To illustrate an impact of this, here are my personal stories which will show how failure and success looks like.

Feeling unprepared or F-A-I-L-U-R-E

I was very busy starting up a business and someone I worked with had a friend who wanted me to come to his house for drinks and talk about company we should partner with.  After being prodded several times, I finally made the time to get it on the calendar and drove over to this person’s house tired and annoyed I had agreed to meet as I was very busy. Let’s just say that when I arrived at the large gates of the property with their initials on it and drove up the winding driveway to eventually get to the mansion this person was living in, I knew I was unprepared.

The meeting went great, however, had I been more prepared, I could have led a much more interesting conversation and I could have better connected with a very important person to my career network. This person had sold several companies in my industry and had a net worth of several hundred million dollars and had a fantastic network. His wife made some special snacks for me, I met his children who were also very successful. Unfortunately, I was basically in shock the whole time I was there – totally unprepared. Instead of actively working to deepen a potentially fruitful relationship, I had a great evening but really missed an opportunity to expand my network significantly, simply because I didn’t plan ahead.

If I had spent just 5 minutes on Google understanding who this person I was meeting was, and spent 5 minutes to built a short call plan for them with defined outcomes of the meeting, I could have been so much more effective. Three hours of driving in traffic and drinks wasted by not spending the 10-15 minutes to prepare for the meeting. I won’t ever forget that lesson.

Power of improvisation or S-U-C-C-E-S-S

I have a list of aspirational contacts that I always wanted to meet. One of these was speaking at a conference and I really wanted to get on his radar. Hence, I had a well thought out call plan on how I would connect with him. Finally I met him and it worked – we spoke briefly, I gave him my business card, and was thrilled with that connection.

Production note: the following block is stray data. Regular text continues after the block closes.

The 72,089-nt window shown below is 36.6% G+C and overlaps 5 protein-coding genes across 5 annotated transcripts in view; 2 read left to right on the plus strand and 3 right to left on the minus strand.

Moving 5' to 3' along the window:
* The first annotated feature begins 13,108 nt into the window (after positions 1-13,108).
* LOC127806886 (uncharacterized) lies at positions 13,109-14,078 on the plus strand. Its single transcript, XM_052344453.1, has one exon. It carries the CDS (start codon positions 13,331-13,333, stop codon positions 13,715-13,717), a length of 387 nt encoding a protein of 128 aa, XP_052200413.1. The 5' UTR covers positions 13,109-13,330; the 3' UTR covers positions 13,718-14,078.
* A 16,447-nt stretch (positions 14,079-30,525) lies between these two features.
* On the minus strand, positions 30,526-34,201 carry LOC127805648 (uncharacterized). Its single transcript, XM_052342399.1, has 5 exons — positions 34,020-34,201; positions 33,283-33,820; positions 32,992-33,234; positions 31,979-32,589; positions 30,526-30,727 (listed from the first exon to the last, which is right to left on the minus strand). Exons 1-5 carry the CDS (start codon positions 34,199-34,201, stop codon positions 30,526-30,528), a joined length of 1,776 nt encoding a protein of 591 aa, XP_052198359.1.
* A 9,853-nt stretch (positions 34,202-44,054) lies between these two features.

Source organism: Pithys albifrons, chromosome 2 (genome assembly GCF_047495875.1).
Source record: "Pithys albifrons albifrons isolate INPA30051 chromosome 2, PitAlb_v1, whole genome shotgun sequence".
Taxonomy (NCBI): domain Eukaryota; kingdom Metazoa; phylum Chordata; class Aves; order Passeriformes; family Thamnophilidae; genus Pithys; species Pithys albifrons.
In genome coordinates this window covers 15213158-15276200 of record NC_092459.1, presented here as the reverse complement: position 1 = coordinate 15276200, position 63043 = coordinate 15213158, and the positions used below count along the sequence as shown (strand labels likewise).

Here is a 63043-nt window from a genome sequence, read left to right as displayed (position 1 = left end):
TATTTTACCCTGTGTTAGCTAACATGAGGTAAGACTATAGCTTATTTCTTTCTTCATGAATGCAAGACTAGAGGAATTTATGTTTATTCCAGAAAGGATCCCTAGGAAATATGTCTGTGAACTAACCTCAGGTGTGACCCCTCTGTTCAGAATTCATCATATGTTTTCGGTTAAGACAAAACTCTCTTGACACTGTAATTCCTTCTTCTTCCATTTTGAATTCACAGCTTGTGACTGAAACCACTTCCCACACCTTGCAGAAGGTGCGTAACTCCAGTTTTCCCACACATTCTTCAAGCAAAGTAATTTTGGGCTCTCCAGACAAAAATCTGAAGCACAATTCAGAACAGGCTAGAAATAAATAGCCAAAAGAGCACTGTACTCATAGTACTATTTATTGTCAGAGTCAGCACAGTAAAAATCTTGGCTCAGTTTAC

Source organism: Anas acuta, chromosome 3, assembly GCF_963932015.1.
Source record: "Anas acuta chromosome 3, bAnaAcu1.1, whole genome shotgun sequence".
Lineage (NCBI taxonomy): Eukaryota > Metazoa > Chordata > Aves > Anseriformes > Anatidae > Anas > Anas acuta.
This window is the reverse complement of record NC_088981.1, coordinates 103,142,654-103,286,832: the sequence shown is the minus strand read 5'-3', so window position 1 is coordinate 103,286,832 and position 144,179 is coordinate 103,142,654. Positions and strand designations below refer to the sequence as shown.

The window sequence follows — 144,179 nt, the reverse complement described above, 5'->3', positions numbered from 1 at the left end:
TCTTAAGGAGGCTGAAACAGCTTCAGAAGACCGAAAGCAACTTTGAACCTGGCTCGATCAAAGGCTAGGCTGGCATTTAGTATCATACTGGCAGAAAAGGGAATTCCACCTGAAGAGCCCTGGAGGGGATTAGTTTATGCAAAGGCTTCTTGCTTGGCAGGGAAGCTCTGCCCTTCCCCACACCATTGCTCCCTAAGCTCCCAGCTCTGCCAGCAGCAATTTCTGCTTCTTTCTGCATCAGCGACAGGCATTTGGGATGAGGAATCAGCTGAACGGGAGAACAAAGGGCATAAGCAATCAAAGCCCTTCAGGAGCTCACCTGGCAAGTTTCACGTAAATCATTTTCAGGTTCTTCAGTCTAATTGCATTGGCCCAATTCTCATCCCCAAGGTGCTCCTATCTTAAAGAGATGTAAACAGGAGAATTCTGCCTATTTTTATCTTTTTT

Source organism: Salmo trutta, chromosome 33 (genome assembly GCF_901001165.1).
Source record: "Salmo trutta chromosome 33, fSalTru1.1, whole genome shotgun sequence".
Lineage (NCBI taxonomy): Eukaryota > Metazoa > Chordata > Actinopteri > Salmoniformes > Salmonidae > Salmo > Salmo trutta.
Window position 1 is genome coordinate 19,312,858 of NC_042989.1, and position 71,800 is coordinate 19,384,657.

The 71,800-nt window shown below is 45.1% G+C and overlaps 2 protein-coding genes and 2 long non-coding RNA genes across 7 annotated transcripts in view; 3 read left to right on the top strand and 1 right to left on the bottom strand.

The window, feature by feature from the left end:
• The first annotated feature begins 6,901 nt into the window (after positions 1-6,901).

What happened next however, was even bigger. I noticed one of my contacts, who was also at the conference, seemed very familiar with this person as they hugged and shook hands and chatted like old friends. Later that day, I spoke with my contact, and he said “let me really introduce you” and he called my aspirational contact on his cell phone and said I am someone he should really spend time with and handed me the phone.

Since then, I have had a meal with my aspirational contact, we exchange calls and texts regularly, and he has even invited me to his house and offered to help my son with some career advice.

The lesson here is – have a plan, but improvise when you see an opportunity to deepen your relationship even more.

Book suggestions to start

Two books I suggest you read on networking to get started if you haven’t read any yet:

  1. Keith Ferrazzi: “Never Eat Alone”

A very easy read with very practical advice and examples of how to expand your network. Moreover, the author has uploaded many videos on the internet – check them and subscribe to weekly e-mail tips from him.

  1. Dale Carnegie: “How to Win Friends and Influence People”

First published in 1936, simple lessons proven over time. It is a must read.

So, map out your complete network and prioritize key individuals who can make a difference in your career. Then create a communication plan for each individual to maintain contact at the right cadence on the right channels. Make a call plan like it is a sales call for each of these Tier 1 or aspirational contacts. Finally, learn from your failures and successes in your future interactions. And read the two books I suggested if you haven’t already – you won’t regret it. These steps could be your plan to start networking.

You can follow me on Twitter as @johnwalshiii – keep charging, stay healthy, and looking forward to connecting with you!